Kate is well known – she was great on “The Running Channel” giving advice in a chatty and informed manner.
    She is a fine example of an amateur runner; regarded as someone who (with the aid of genetics: so slim!) can be a mother and a fast runner by working hard. Well under 38 mins 10k …
    plus lot’s more.
    She says she felt under pressure to perform: by whom? Thinking about it for 30seconds surely – as an amateur runner, well known for being fast and committed but *real* – the best story as a journalist would have been..
    “I was slow cos I needed to use the loo”
    “Technology goes wrong”
    “I really messed that up! No chip timing, needing the loo…”
    “This is what running a race can be like”

    A much more interesting take for *the ordinary runner* than
    “I finished in under 1hr 33mins”.

    • I’m very surprised runners world has been quiet. Kate has cheated, it is obvious she has cheated, and she should resign or be terminated.

    • Just had this conversation today. It’s a shame, as there were clearly pressures people on the outside don’t understand. I hope she’s okay, and I hope there’s a way forward. It’s nice hearing from a ‘faster average’ runner as I can’t think of anyone else who comes from that niche. Personally, I would have preferred a real account of what happened and why, and a vow to never run with misleading results again.

  2. Thanks for the follow up. Take a look at Berlin 2016. I suspect this highly suspicious time (faulty timing chip and partial GPS recording) was used to qualify her in the London Marathon Championships in 2017 (sun 3:15 required) Impossible she ran 3h 9m unless she went with the elite men as her gun time = chip time.

      • Very weird. It could be nothing…it could be something. There are too many red flags here though. I’d be interested to know what “evidence” she gave to Berlin Marathon for them to give her the 3h 9m time. From her Guardian Blog on Sep 26 2016 “…I know it was under 3hr 10min because I noticed the clock hadn’t ticked to that when I crossed the line.”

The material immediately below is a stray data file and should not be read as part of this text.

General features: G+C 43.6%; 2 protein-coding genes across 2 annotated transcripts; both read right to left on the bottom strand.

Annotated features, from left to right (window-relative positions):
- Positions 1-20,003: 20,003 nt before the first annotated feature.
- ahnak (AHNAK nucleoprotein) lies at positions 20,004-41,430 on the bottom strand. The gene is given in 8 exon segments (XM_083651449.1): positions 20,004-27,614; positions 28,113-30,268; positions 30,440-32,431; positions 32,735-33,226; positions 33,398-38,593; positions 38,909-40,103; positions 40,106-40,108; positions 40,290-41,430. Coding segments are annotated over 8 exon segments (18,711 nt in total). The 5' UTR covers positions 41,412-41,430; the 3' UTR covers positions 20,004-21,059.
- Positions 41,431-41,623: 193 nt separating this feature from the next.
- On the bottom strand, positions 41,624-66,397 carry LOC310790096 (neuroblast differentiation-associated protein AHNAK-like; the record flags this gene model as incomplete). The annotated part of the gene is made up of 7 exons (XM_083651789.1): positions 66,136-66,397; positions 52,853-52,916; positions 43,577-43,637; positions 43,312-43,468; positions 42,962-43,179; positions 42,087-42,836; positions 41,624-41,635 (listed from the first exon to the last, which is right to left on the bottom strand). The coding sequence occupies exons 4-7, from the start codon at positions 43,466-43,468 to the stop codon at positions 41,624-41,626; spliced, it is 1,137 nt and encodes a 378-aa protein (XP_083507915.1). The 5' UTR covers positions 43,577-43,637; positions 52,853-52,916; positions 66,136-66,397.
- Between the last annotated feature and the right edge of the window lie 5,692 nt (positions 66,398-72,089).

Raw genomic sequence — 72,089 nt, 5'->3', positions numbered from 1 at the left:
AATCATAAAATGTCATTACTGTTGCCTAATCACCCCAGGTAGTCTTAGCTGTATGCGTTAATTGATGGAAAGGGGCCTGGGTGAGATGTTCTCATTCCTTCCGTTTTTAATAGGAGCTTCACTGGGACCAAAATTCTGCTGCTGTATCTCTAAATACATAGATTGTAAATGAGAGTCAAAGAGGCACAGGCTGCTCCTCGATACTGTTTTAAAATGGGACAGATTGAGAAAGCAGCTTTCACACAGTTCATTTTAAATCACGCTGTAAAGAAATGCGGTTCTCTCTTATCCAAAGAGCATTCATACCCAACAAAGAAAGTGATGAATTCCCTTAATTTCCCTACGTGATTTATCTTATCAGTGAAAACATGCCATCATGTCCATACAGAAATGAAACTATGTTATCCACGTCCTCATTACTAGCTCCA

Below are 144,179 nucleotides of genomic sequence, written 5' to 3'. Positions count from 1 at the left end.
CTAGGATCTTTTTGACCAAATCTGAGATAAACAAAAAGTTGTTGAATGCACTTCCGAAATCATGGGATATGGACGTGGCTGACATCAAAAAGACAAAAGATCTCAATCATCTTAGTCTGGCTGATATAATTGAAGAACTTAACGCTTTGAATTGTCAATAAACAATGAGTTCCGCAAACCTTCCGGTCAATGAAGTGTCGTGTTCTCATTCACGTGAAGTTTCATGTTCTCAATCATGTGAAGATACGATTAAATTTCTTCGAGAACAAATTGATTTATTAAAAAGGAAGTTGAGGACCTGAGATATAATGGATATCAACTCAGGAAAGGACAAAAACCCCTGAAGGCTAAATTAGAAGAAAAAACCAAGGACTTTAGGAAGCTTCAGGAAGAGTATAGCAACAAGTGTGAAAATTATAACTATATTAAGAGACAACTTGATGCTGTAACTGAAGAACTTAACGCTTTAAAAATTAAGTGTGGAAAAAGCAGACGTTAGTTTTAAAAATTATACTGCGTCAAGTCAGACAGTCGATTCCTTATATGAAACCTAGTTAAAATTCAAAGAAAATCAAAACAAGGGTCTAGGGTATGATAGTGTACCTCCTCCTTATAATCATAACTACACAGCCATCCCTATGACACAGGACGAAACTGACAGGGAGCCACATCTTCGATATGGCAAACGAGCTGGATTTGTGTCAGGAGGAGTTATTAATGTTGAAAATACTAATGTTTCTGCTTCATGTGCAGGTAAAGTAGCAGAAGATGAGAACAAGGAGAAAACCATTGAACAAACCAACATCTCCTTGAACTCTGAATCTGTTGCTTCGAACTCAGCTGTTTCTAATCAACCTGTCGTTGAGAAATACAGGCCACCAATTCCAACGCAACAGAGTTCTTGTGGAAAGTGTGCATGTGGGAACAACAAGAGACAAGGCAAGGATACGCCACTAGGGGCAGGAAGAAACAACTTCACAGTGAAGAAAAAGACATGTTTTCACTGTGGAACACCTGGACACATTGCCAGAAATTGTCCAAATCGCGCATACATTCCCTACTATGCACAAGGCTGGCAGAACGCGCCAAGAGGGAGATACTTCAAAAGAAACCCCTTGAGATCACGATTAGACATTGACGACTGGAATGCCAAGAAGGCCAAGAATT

3. This is a clear case of cheating and her continued attempts to minimise and justify this behaviour demonstrates a lack of integrity. People are asking why she would do this. She describes herself as an amateur runner, but to be clear, her London Marathon time would provide her a Boston Qualifier, a Good for age at London and entry into any race she wishes.

    There is absolutely no way someone with her experience would mistakenly enter.the course at the wrong point, and claiming her watch is not working and creating her own GPS map is undeniable evidence of her cheating.

    This should result in a lifetime ban for London Marathon at least

  4. Seems like her running has taken a real hit which is not uncommon in 45+ women, it’s sad that she doesn’t feel she can be honest and that she persists in lying about what’s really gone on here. Integrity matters. How you respond when you’ve f*cked up is also a sign of integrity and whether you will really learn going forwards.

  5. In the Daily Mail article yesterday it says “…’I ran without a chip, having removed it from my number before the start (I had a legitimate place, which I had earned through a time qualifier).”

    She did not have a time to qualify her for this event according to all publicly available results. Closest she got was a HM in 2022 but she missed the time by 4 sec.

    Another lie?

  6. I just can’t accept her answers.
    She is a highly experienced amatuer runner.
    The photos are clear; watch was working, bib was deliberately obscured.
    It’s not so cut and dried based on her Power of Ten, but is it possible that, like me, as you get a bit older (I am 46) you slow down a bit? I’ve found the motivation has gone a little too, I’m not as driven as I was.
    At Oxford Half, I needed the loo, luckily they had Portaloo’s right by the course so no issue.
    You’d have known immediately on re joining if you’d really “accidentally” cut the course.
    My comment on the original post remains what I think, she cheated on purpose at London Landmarks. In about 12 years of running, I’ve never once had an issue with my bib meaning I’ve had to move or alter it in any way.